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Steel plates and distance

11 Feb 2016
@ 03:55 pm (GMT)

Gerry Moriarty

At what distances would you expect consistent hits on steel plates?
Sizes being a 12in circle, 8x8in square and a 6in circle.


11 Feb 2016
@ 08:28 pm (GMT)

Martin Taylor

Re: Steel plates and distance
So many variables with this one Gerry, shooting style, position, calibre, accuracy & conditions just to name a few.

I use a 6" gong for training as it is a nice tight kill zone size for deer and l need to be able to consistently hit that at my calibres max range.

As an example our 308w 6" gongs are no problems out to 600 shooting prone under good field conditions ie over a pack. I have other rifles/calibres that would struggle at that range to consistently hit unless conditions where perfect, then my 300wm will do that with ease during average conditions.

So it is very "combination specific" answer l guess!
11 Feb 2016
@ 11:32 pm (GMT)

Gerry Moriarty

Re: Steel plates and distance
That is exactly what I was looking for. Generalizations and goals to strive for.
12 Feb 2016
@ 03:25 am (GMT)

Martin Taylor

Re: Steel plates and distance
Ok, sounds fair!
For a hunting application l did the following to start;
1st set your Max range for the calibre & projectile (performance), not much point shooting beyond your calibre/game capacity for a given set up. Nathans cartridge book will help with that part.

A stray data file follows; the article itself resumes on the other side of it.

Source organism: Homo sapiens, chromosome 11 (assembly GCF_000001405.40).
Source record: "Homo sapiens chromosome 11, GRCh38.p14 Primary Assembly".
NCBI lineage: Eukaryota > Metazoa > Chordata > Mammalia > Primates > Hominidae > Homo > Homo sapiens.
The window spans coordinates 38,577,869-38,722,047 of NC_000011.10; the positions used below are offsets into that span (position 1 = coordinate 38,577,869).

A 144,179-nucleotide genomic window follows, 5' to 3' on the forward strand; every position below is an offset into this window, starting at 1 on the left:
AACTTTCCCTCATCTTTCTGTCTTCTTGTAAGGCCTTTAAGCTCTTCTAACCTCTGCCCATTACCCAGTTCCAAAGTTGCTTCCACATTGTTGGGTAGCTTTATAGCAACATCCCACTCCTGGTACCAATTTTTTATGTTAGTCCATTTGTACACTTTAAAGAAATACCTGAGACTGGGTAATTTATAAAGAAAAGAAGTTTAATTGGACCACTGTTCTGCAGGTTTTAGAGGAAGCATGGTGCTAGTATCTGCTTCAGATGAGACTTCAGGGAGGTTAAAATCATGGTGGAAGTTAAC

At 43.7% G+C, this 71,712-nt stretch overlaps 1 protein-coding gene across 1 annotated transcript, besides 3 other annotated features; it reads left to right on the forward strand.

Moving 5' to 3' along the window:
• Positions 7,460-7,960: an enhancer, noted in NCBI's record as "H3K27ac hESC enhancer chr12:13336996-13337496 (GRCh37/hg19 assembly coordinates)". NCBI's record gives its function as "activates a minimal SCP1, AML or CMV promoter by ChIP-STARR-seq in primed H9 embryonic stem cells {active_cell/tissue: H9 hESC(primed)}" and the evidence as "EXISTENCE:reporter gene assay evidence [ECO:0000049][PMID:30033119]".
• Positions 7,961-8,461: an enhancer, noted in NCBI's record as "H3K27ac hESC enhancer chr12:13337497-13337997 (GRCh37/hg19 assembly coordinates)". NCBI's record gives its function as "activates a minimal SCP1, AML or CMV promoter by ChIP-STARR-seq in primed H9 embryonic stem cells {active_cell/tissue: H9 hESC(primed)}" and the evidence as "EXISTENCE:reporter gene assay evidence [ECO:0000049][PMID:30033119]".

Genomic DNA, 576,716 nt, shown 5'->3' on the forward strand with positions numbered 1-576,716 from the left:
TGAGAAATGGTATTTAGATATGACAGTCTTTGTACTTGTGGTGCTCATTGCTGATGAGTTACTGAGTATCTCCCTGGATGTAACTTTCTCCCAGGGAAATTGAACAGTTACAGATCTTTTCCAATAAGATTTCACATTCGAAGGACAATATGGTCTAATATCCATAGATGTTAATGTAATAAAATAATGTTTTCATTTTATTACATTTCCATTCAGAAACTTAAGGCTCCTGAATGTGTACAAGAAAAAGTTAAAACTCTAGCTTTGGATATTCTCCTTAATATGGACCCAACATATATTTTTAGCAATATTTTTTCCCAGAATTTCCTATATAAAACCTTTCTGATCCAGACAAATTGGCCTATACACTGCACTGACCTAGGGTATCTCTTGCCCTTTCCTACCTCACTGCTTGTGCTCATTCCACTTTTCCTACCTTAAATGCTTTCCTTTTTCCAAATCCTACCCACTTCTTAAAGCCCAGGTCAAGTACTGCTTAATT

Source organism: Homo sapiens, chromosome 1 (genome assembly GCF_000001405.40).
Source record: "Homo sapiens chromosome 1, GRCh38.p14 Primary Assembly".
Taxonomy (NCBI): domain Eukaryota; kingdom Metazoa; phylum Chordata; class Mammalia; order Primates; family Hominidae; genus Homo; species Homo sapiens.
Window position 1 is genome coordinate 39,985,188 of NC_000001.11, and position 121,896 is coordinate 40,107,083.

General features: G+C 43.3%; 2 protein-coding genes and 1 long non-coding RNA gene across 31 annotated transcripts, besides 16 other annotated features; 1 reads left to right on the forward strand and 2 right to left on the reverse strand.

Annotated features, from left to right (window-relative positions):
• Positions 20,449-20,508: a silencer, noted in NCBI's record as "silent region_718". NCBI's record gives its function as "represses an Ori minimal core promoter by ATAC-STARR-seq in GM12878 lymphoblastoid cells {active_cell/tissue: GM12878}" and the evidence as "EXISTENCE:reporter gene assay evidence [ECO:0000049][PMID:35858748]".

2nd Nominate the preferred kill zone to suit your game, say my 6" for deer as an example or 2" to suit varmints. You may allow yourself a larger or smaller area dependent on energy levels, projectile type and animal strength.
So now you have a self-imposed max range and vital zone size.
Step it out say from 250 to build confidence etc. with the aim of consistent 1st shot, cold bore hits with rapid follow up shots for insurance.

And for plinking, just get them out their and have some fun, keep pushing until it becomes a real challenge. As Nathan says you will find the wall or multiple walls to work through. Our 308/168 Amax is out @ 750 cross gully, which is the max for its optic setup and a great challenge in varying mountain conditions!
14 Feb 2016
@ 07:57 pm (GMT)

Randall Thomas

Re: Steel plates and distance
To me it depends on the accuracy of the rifle. If you can shoot to a minute of angle at 100, then theoretically, you should be able to extend the cone out, so at six hundred yards in calm air, you should be able to hit a six-inch circle at 600-yds, and the 12-inch at 1200.

But, the further out you get, the more you have to start accounting for wind drift, air density, humidity, and things get difficult.


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